The Evaluation of Decoding


Most children who struggle with reading have difficulty with decoding. Problems with reading fluency and reading comprehension are often related to problems with decoding.

The assessment of decoding skills is a major component of a reading evaluation. To get insight into why a child is having trouble with reading it is important to evaluate a child’s decoding skills in several distinct ways and then compare results.

  • Reading Word Lists: Word lists generally begin with easy words and the words become increasingly more difficult. When we ask children to read lists of words, we eliminate the context. Many bright children with well-developed verbal reasoning skills use context to guess at words. Some are fairly successful at this until they reach a level where words become too difficult to predict based on context.

When working with a child on the word lists, it is important to write down each incorrect response to arrive at an error analysis that reveals patterns of errors.  For example, some children have difficulty with words of more than two syllables (MEM-O-RY; THER-MOM-E-TER), some struggle with words that contain vowel combinations (REMAIN, VOUCHER), others have difficulty with certain endings such as –tion. Many children guess at words based on the initial letter and general word configuration.  For example they may read devise as “devour” or remove as “remark”.

  • Passage Reading: Once again, passages increase in difficulty from easy to difficult. Some children are more successful when reading passages than when reading word lists.  Others find it more difficult to read passages because they become confused as the passages increase in length and linguistic complexity. Some children need context while others become overwhelmed with too many words on a page. Once again, it is essential to analyze errors to look for patterns.  It is particularly important to compare a child’s performance when reading word lists with their performance when reading passages. This comparison can provide important insights.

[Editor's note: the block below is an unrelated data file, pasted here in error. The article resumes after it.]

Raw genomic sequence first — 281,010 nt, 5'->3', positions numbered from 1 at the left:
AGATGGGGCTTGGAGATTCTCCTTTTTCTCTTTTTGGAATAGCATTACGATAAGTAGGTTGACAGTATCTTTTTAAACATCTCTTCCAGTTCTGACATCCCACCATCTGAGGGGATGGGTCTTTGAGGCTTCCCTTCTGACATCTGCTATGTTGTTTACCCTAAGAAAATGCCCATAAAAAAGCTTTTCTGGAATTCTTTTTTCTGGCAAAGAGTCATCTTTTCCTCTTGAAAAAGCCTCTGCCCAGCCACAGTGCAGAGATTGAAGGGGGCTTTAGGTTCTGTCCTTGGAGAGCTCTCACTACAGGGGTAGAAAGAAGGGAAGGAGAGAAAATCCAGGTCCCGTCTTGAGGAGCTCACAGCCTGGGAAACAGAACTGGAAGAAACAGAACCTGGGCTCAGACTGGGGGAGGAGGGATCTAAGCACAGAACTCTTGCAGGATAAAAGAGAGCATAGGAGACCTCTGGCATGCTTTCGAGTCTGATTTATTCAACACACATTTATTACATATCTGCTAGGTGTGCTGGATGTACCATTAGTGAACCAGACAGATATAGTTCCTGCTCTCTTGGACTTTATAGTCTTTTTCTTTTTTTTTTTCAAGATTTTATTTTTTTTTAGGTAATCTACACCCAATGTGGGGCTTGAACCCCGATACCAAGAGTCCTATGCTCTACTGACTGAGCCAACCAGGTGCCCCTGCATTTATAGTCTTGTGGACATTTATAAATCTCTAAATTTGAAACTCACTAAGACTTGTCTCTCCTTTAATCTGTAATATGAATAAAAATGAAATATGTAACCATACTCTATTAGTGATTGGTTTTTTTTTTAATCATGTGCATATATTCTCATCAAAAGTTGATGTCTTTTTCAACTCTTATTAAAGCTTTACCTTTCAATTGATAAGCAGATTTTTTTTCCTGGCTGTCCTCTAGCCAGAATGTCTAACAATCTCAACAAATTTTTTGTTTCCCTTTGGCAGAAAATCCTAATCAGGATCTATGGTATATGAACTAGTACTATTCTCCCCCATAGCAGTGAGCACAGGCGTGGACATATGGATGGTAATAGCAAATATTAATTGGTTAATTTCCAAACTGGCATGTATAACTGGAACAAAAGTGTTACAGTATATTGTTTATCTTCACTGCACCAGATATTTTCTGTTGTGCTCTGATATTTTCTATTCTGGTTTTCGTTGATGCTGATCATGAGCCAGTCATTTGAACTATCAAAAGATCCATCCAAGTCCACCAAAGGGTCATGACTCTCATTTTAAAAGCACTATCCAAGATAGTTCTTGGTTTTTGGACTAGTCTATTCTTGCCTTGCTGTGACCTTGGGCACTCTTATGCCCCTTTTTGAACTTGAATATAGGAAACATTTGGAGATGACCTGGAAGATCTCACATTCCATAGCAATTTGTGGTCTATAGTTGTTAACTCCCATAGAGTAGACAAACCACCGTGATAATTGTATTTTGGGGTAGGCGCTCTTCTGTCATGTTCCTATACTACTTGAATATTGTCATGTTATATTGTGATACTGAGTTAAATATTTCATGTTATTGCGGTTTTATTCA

• Lists of Nonsense Words: Nonsense words are not real words; they are non-words that follow familiar phonetic patterns.  By asking children to read nonsense words we eliminate the possibility that they may be relying on memorization of frequently used words. This task requires them to use their decoding skills to attack these “words.”
  • Curriculum Based Instruction: This is a particularly helpful part of the evaluation for children in grades 4-12. Ask the student to read one to two pages from the social studies or science textbook that is used in the class.  If the teacher does not use a textbook – use one of the class hand-outs. Make a copy of the pages for you to mark as the child reads so that you can calculate the error and the fluency rates.  You will find grade level tables on our website, Look for “Free Downloads”.

Be careful about using composite scores that combine the scores of individual tests.  They can be misleading and may mask the true nature of a child’s reading problem.  This topic will be the subject of a future blog.

Lorna Kaufman, PhD

By |November 29th, 2016|Dyslexia|0 Comments